As if sitting in on an end-of-life lunch conference wasn't bad enough (and imagine trying to discreetly work your way through a pasta salad when discussing Terry Schiavo and feeding tubes) I had the joy of sitting next to two self-congratulatory muppets holding forth on the credit crunch.
I did not weigh in, although I may have given my broccoli spears an extra vicious stab or two. It's a refrain I hear too often these days, smug fixed-raters happy to lay the blame for the current financial meltdown squarely at the feet of those 'stupid enough to take the loans in the first place'. People who happily bought their homes five or more years ago that were lucky enough to find properties they could afford without incurring excessive risk.
We are certainly not in this happy group. We did end up buying at the wrong time and with a horror story of a loan. We probably do deserve everything we are likely to get served up to us. I am putting this down in defence of the imprudent, the stupid, the people who made their own beds and are now forced to lie in them. I am writing this so I can get it off my chest without engaging any self-righteous twits the likes of whom I sat next to this afternoon.
If Bridget Jones can have her 'smug marrieds' I can have my 'smug fixed-raters'.
In my (our) defence, we are not stupid. I had heard of negative equity well before the credit crunch. We were faced with a town where real estate was so ludicrously out of our reach that renting was the only option. In the time that we sat quietly, prudently squirreling away our nest egg, the most basic, squalid, 2-bedroom condos sky-rocketed by hundreds of thousands of dollars. Those people we watched take dodgy loans to get a foothold in the market were coming up smelling of roses. Santa Barbara real estate was always a safe bet, there had never been a downturn, if anything only a plateau, way back when the rest of the country took a bath. So we took a chance, because we'd already wasted so much time doing nothing. It was good advice, a sensible decision, and I am terminally sensible. It was the only chance we had.
I still think the decision we made was prudent. If things had gone faster, smoother, we would have been chuffing laughing. We bought an income property with the intent to switch four apartments in to four separately saleable condominiums. Divide and conquer. The City of Santa Barbara worked on our conversion application at a deliberately glacial pace. There were too many hurdles to mention (archeological surveys, sounds surveys, sewer lateral surveys, survey surveys), but we finally did get planning approval and permits issued.
Too late it appears, the financial tide had turned.
We are still in the fortunate position of being able to collect rents. Our position would have been infinitely worse if we'd bought a condo back in 2005. It still leaves us with a nuclear mushroom cloud of a loan, and a hell of a job trying to hang on, but you better believe we're getting creative on that end!! Who knows, you may see creature #2 on Ebay in the near future. At the very least I may be jogging for a 'tax baby' at the end of December.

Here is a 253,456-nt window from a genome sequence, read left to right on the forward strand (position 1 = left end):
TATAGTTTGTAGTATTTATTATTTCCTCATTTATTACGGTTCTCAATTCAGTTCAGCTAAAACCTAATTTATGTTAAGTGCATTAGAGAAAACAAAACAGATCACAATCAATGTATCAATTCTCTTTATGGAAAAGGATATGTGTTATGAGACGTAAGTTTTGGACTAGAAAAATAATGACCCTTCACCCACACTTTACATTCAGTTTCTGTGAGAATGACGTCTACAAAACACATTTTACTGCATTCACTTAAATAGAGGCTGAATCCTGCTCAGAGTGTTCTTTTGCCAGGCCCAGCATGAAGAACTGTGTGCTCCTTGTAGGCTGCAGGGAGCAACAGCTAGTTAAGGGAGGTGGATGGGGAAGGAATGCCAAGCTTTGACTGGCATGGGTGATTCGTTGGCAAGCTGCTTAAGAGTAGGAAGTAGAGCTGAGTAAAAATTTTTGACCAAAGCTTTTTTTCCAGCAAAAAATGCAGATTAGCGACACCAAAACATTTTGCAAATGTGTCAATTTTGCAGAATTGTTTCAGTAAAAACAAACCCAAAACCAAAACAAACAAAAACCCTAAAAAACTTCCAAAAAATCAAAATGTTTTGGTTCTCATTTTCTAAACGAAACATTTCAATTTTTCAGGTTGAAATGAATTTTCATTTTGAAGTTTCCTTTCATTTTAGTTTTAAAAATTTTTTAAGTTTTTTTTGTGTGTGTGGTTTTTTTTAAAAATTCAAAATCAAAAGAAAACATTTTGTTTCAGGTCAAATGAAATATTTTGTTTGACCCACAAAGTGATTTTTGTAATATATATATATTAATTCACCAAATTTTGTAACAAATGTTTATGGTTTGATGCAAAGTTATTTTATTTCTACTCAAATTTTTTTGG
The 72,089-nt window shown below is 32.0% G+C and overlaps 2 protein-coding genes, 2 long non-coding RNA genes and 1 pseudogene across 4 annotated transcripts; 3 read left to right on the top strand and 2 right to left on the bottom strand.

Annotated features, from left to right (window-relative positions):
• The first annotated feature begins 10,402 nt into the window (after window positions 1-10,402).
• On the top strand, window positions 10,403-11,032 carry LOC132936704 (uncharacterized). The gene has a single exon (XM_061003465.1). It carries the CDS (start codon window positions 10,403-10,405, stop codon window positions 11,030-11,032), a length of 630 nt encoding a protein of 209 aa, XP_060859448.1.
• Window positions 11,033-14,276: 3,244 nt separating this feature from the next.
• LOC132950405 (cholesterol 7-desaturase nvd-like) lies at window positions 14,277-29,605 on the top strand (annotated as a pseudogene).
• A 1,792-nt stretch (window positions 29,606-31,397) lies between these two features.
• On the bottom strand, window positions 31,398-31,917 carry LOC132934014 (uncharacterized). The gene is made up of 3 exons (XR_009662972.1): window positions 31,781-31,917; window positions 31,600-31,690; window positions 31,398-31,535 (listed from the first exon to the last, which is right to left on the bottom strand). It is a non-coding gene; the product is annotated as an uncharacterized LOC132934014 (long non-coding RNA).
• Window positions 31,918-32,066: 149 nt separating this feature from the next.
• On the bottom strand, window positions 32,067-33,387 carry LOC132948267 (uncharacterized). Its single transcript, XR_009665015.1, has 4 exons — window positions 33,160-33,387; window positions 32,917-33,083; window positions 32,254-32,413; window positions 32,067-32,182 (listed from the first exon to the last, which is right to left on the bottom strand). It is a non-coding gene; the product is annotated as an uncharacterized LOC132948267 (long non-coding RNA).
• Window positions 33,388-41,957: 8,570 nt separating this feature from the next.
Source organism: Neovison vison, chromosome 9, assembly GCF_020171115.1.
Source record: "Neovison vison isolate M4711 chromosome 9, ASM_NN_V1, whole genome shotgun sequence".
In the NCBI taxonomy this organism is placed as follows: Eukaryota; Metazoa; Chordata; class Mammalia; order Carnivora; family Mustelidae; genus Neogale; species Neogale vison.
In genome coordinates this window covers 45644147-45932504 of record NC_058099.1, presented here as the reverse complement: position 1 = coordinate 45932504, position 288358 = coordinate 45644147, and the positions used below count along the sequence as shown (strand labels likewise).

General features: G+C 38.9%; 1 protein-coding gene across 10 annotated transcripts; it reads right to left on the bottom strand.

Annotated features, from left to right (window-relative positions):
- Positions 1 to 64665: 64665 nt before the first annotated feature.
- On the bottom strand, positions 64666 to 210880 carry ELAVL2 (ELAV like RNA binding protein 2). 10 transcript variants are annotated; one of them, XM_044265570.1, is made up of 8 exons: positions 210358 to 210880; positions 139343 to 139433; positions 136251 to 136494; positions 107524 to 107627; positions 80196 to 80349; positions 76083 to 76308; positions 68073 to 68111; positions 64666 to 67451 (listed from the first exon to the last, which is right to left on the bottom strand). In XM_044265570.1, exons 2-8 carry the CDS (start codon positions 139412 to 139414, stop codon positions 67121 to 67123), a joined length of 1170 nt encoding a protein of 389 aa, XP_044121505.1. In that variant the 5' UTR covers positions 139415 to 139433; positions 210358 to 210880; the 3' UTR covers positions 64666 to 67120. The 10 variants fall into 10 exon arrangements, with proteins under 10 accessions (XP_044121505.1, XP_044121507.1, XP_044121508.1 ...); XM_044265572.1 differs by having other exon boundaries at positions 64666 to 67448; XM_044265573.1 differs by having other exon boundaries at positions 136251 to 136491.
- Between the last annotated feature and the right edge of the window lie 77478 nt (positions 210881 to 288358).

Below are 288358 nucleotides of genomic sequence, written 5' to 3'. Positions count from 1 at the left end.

So while you're busy patting yourselves on the back and applauding your fiscal good sense, perhaps take a moment to consider how much luck played in to your success. We are not all spendthrifts putting 'I want, I must have' things on credit because we feel we are entitled to a lifestyle above what we're prepared to work for. There are plenty of people in this mess, who through job-loss, illness, sky-rocketing interest rates or other unforeseen circumstance are no longer able to afford a basic right - a home.
And yes, in the words of Norman Tebbit, we can just get on our bikes. No-one made us live in this rich-man's town. Except it's my husband's home town, where he wanted to stay and raise children, and we tried to make it work. Trust me, nothing can put a strain on a marriage like running in to trouble fulfilling someone else's dream.
I don't blame our mortgage broker, he was only doing what every single loan broker in this town now denies doing; helping people into properties they knew they couldn't afford so that they could at least have a chance at taking a risk. I do blame the mortgage companies for allowing these loans, which caused property values to rise exponentially, and I'm sure they in turn have regulators they would like to slap. And yes, this is a 'correction' and people should be made to pay, capitalism will have it's pound of flesh. I see how unfair it is to take tax-payers monies to bail out those who made bad decisions. But this is bigger than that - this is everybody's savings, their pensions, their ability to get a loan to make a better life. This is scary. This is working hard and going backwards. You better believe I will be telling Anna the 'Robert the Bruce and the spider story' over the years to come.
See, this is what happens when I eavesdrop on other people's conversations instead of listening to this month's guest speaker on the topic of 'Advance Directives, How To Die With Dignity'.